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The Cold War for kids

AZERBAIJAN | Monday, 4 May 2009 | Views [3666]

April 4: Qobustan

While waiting for his friend to pick us up in Baku, Namiq (my souvenir-shop friend) and I had a rather interesting conversation about gender norms in Azerbaijan. It didn't take me long to assert that I would not be marrying an Azeri man, as the vast majority of them allegedly do not "let" their wives work outside the home - you know, the good old "a woman's place is in the kitchen" mentality. Although they may have a very male-dominated society, Azeris do have a wonderfully strong focus on family ties, seeing and supporting each other often and boasting a knowledge of several generations of family history (something that always impresses me). Sometimes I can't help but wonder whether the two social phenomena - stay-at-home women and strong family ties - are more closely related that we care to admit, or at least contemplate.

It took about an hour to drive to Qobustan, a tiny village south of Baku that boasts a national petroglyph reserve. Petroglyphs are rock carvings done by our hunter-gatherer forefathers (and mothers) around the world several thousand years ago. The petroglyphs at Qobustan are dated at 20 000 years, some of the oldest in the world, and the curator of the tiny museum at the reserve assured me that human settlements were in present-day Azerbaijan a whopping 300 000 years ago. We explored the area for a while, playing a "gaval" (rock drum) and marveling at the impressively well-preserved depictions of cows, goats, and stick people. After passing a rickety old ladder that warned against ascent, we found a climbable route through the rock crevices to the top of the cliff for some panaromic views of Baku in the distance. When I adjusted my view just right so that I could only see the sheer cliffs and hulking boulders, ıt felt so much like we had traveled back in time that I half-expected the artists themselves to come traipsing through at any moment!

From the top of the cliff, we surveyed a large area on the other side of the reserve that was formerly used for stone production. When the petroglyphs were discovered by archaeologists in the 1950s, the government notably halted production to preserve the historical integrity of the site. We then went down the Soviet-era ladder (hey, the sign only warned against going UP it!) and back to the car to begin the search for the mud volcanoes.

The guys were not very optimistic about finding these volcanoes, but I seemed to be charmingly stubborn and encouraging enough that we eventually tracked them down - and was I ever glad we did! I was thoroughly (if childishly) entertained by these little gems, though I would understand if most people didn't share my amusement. (Simple things amuse simple minds...) There were a couple dozen mounds of various sizes, though most about a metre high, and with varying degrees of hilarity according to the size of its mud eruption. The biggest ones were obviously the most fun, as you could see the thick mud pool at the top of the mound rising ever so slowly before erupting with a fantastic belch. My curiousity nearly got the better of me as I perched precariously close to the edge at the top of the biggest mound which wound up surprising me so much when it finally erupted that I nearly fell into it. I don't really know how or why they do what they do, but sometimes it's better to leave things a mystery.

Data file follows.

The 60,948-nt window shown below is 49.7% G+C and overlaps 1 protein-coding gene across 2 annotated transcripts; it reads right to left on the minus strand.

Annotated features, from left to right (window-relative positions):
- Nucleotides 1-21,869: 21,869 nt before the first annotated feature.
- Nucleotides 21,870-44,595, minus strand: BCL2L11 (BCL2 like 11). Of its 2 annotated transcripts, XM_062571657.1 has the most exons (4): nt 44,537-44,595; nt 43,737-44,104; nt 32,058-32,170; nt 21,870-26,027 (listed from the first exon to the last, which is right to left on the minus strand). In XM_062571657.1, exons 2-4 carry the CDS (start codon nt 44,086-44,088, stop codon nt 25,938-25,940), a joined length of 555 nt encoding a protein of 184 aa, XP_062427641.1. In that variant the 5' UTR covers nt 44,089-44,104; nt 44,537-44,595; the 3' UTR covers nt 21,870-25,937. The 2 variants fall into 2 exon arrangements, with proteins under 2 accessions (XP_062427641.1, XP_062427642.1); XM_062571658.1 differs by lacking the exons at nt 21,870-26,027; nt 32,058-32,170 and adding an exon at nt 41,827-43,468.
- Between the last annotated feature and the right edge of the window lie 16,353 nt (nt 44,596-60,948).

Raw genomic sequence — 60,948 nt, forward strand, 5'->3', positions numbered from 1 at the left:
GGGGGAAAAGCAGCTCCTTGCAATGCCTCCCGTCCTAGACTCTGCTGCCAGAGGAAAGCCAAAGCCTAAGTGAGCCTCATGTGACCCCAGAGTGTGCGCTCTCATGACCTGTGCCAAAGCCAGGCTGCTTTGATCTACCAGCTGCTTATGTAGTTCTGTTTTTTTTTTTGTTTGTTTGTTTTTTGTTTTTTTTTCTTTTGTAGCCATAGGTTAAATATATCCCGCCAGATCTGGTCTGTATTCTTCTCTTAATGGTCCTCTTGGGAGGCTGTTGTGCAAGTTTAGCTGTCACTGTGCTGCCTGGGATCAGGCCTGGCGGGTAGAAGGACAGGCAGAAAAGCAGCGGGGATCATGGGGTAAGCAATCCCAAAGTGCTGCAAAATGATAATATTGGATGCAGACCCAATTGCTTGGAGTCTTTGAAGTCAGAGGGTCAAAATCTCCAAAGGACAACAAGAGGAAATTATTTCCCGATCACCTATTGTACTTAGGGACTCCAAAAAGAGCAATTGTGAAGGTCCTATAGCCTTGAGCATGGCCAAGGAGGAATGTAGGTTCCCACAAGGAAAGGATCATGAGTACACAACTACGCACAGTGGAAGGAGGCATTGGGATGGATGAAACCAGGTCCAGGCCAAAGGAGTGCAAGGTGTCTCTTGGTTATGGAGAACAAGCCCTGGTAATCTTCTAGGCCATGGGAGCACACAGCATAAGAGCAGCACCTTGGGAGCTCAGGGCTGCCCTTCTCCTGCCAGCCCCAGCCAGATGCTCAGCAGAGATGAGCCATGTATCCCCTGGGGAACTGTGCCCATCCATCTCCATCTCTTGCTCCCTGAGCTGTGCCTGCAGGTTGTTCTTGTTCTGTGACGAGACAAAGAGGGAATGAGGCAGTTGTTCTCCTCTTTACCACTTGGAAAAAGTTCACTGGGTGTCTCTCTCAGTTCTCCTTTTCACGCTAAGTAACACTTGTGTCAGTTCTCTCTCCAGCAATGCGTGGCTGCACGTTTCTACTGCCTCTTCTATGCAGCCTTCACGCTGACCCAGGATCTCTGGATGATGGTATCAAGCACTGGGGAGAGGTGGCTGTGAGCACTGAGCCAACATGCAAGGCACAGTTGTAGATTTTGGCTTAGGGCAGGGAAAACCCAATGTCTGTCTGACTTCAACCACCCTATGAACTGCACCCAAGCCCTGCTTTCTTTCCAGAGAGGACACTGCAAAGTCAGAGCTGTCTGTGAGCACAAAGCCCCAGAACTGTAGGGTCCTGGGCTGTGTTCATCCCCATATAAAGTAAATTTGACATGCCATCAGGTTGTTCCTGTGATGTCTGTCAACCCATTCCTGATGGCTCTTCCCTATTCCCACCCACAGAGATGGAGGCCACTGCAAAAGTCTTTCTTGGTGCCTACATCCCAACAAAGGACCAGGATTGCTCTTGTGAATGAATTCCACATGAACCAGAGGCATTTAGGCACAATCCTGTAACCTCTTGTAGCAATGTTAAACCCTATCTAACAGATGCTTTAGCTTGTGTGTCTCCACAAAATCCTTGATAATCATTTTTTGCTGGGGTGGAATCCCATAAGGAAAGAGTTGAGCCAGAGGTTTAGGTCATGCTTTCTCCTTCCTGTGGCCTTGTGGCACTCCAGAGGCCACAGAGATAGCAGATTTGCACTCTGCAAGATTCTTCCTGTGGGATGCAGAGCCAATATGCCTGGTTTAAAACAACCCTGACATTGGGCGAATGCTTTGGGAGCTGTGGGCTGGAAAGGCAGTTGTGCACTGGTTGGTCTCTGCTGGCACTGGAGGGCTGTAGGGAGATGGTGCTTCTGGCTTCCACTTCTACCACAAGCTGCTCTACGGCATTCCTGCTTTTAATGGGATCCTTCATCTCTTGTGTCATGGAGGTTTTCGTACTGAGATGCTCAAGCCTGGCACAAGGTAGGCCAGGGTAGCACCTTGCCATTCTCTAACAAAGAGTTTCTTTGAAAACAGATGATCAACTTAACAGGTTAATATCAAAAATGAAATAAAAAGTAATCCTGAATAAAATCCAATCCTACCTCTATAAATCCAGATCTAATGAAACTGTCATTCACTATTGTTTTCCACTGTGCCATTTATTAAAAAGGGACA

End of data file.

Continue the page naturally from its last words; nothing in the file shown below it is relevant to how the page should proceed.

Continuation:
After getting splattered, I realized how much fun a mud fight could be and exchanged a few good-natured chunks with my new Azeri friends amidst jokes of a new version of the Cold War (Canada vs Azerbaijan was close enough to America vs USSR to satisfy the analogy). It's a pity that we were in one of their parents' cars and thus obliged to keep it clean, otherwise it surely would have been an all-out battle royale!

On the way back, both of the guys were too tired from our rock climbing to drive so they let me take the wheel; I was promptly treated to some amusingly bewildered looks from male pedestrians who saw a female driver for perhaps the first time in their lives. I hadn't driven in nearly a year but my only concerns were the others on the road. Azeris must be some of the worst drivers in the world, committing such driving sins as passing on the right. For some reason, most of the highway had a total of three lanes for cars going in both directions but no double lines, so the middle lane was a rather chaotic free-for-all for passing and speeding. Azeris do, however, have a pretty good "I'll scratch your back if you scratch mine" system of flashing their headlights to warn incoming cars of speed-checking police officers ahead, for which everyone inevitably slows down by about 50 km/hr and then speeds up again as soon as they get past the radars.

Back in Baku, I was treated to a delightfully flavourful late lunch of dolma, a national Azeri dish of minced mutton and rice balls wrapped in olive oil-soaked grapevine leaves and topped with yoghurt. Later that evening, Namiq and I hung out with more of his friends, watching football on TV and playing checkers over a bottle of wine and a bar of chocolate. I'm not particularly good at checkers, but I managed to beat the alleged champion - of what, I don't know, but it was a sufficient enough accomplishment to impress them all. Or perhaps they were just impressed that I, a woman, was doing something other than cooking or cleaning : )

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